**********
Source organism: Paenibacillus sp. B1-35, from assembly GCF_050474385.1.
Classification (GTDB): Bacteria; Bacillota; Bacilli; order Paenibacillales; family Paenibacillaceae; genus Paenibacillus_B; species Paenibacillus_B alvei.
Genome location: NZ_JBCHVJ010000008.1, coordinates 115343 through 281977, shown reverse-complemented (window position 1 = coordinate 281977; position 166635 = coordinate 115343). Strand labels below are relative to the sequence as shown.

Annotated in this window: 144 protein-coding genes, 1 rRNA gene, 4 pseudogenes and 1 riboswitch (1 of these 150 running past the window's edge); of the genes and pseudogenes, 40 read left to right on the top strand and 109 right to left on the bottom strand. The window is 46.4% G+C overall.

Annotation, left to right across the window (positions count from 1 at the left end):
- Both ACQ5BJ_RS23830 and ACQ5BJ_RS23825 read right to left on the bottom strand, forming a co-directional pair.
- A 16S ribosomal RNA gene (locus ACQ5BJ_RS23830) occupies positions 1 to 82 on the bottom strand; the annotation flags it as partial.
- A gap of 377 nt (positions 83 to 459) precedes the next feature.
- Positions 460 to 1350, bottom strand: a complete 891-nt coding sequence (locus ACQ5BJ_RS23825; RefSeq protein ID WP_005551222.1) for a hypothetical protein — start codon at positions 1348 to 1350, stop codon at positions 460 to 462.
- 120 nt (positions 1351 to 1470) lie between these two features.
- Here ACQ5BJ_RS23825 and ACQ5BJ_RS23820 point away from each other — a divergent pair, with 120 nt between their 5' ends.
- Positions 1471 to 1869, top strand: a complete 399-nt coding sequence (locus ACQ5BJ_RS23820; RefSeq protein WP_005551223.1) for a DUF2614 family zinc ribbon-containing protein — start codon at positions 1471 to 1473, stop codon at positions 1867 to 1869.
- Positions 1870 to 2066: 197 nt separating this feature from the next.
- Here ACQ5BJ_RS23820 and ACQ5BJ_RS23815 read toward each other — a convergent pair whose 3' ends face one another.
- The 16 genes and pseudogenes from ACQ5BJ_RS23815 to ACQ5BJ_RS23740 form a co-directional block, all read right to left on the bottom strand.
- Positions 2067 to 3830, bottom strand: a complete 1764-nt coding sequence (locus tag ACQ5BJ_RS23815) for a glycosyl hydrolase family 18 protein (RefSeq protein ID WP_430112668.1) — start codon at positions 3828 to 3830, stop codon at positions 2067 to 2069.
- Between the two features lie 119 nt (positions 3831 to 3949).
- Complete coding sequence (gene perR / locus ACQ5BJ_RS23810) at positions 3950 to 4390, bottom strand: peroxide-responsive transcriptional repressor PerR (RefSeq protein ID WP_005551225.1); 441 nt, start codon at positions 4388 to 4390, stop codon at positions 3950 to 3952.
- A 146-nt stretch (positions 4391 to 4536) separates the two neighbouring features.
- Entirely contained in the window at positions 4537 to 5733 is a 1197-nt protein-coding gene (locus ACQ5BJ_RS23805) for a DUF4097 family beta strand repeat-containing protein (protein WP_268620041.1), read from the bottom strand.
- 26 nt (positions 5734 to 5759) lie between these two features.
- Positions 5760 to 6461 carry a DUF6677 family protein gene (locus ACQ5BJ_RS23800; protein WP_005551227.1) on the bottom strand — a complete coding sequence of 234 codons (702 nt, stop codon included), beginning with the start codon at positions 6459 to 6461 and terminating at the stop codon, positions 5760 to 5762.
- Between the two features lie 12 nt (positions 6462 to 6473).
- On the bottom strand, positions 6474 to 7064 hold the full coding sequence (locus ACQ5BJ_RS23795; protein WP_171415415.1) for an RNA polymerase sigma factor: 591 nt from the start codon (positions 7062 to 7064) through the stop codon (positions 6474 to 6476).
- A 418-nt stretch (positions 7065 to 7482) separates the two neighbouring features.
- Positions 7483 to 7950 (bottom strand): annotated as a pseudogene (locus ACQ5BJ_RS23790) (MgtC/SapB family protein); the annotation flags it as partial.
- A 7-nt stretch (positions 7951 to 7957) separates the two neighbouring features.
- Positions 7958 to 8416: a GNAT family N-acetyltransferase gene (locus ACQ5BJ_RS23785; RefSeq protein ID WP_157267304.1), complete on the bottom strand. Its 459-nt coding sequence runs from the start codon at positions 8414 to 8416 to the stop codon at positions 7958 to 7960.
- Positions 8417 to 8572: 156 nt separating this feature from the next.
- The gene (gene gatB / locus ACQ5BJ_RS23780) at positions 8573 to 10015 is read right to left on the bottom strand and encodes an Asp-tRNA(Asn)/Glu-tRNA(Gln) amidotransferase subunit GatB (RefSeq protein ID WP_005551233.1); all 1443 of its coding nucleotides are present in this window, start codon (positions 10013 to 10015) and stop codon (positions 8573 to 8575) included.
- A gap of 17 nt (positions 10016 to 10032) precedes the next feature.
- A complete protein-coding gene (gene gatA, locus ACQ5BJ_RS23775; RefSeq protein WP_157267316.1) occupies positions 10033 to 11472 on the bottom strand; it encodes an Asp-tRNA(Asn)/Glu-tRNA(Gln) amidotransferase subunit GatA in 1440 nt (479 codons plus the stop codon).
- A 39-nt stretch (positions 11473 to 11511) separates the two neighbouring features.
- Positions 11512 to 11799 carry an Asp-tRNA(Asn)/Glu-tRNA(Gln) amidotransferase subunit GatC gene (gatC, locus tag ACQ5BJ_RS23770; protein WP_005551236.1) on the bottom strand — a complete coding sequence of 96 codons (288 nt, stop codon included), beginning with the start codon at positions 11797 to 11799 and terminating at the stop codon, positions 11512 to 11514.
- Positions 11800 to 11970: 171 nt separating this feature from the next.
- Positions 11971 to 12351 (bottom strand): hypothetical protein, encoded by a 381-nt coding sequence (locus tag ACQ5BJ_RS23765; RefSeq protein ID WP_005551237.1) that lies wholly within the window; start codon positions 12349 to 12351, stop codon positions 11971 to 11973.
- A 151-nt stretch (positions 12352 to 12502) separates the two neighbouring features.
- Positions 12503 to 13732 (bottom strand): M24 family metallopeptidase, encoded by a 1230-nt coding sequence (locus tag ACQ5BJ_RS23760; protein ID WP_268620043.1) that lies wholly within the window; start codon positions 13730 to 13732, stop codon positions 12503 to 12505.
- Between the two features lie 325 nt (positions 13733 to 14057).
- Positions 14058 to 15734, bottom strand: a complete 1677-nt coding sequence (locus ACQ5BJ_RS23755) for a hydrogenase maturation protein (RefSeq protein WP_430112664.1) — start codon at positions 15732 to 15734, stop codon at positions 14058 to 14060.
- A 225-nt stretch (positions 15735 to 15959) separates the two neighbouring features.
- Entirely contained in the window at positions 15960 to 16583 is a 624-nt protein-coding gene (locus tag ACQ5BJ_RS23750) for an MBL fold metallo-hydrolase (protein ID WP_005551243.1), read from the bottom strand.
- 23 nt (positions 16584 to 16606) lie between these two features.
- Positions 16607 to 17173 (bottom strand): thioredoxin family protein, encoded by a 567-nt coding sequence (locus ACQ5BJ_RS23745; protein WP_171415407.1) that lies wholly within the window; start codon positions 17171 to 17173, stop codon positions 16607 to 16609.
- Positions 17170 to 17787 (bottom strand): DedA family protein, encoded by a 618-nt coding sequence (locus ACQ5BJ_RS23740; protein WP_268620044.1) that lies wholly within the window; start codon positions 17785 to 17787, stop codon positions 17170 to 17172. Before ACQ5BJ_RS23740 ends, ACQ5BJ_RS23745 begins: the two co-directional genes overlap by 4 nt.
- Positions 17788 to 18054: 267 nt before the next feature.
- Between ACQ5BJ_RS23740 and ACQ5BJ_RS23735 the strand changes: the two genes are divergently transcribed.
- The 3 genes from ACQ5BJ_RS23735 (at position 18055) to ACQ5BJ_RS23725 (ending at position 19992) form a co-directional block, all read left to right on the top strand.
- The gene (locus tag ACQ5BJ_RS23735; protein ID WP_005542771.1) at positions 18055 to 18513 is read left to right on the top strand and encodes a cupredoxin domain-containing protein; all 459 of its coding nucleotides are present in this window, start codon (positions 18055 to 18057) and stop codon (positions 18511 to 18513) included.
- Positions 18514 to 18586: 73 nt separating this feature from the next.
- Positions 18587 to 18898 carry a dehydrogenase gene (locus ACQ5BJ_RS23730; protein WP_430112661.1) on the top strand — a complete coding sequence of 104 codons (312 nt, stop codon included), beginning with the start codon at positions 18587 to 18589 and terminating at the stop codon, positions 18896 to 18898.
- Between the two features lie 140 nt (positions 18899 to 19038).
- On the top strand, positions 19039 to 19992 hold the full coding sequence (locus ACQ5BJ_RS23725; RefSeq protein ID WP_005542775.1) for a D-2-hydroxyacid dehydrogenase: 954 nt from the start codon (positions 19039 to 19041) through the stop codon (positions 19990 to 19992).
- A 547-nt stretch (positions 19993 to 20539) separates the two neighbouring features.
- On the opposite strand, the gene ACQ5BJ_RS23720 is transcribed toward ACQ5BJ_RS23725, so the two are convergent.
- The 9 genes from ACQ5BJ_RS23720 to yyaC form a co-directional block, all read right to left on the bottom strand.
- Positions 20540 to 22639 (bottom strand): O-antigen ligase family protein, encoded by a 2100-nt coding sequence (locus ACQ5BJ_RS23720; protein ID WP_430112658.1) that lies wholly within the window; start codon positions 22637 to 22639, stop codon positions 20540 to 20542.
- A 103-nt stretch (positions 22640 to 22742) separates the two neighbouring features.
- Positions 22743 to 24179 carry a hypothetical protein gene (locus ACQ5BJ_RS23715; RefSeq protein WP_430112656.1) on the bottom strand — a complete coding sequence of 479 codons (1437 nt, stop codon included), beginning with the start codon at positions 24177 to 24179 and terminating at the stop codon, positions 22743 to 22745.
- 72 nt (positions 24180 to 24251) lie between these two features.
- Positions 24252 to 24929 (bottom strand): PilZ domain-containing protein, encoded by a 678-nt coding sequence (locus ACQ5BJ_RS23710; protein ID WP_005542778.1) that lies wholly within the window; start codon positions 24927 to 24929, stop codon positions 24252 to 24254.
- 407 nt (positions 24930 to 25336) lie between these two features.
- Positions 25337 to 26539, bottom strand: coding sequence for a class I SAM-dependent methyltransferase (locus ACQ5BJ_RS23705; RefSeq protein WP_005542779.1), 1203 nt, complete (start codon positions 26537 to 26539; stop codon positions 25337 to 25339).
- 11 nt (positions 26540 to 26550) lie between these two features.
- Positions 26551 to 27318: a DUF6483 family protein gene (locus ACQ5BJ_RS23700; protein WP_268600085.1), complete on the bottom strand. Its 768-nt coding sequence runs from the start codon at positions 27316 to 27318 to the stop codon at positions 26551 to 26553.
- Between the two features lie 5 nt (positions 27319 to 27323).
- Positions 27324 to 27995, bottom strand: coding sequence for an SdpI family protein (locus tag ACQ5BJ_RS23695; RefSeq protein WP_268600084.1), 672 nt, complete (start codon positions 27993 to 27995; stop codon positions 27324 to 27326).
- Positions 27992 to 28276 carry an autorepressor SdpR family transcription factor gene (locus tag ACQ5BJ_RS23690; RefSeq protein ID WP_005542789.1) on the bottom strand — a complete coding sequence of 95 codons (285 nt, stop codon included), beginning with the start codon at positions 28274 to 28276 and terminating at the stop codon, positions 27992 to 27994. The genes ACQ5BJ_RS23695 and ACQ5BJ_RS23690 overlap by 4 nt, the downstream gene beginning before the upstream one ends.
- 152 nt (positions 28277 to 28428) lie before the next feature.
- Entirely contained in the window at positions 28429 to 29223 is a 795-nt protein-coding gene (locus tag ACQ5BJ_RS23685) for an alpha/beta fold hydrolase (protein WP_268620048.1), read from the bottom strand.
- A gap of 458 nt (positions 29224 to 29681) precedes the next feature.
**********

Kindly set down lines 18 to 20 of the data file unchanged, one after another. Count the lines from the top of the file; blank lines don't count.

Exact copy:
- Complete coding sequence (gene perR / locus ACQ5BJ_RS23810) at positions 3950 to 4390, bottom strand: peroxide-responsive transcriptional repressor PerR (RefSeq protein ID WP_005551225.1); 441 nt, start codon at positions 4388 to 4390, stop codon at positions 3950 to 3952.
- A 146-nt stretch (positions 4391 to 4536) separates the two neighbouring features.
- Entirely contained in the window at positions 4537 to 5733 is a 1197-nt protein-coding gene (locus ACQ5BJ_RS23805) for a DUF4097 family beta strand repeat-containing protein (protein WP_268620041.1), read from the bottom strand.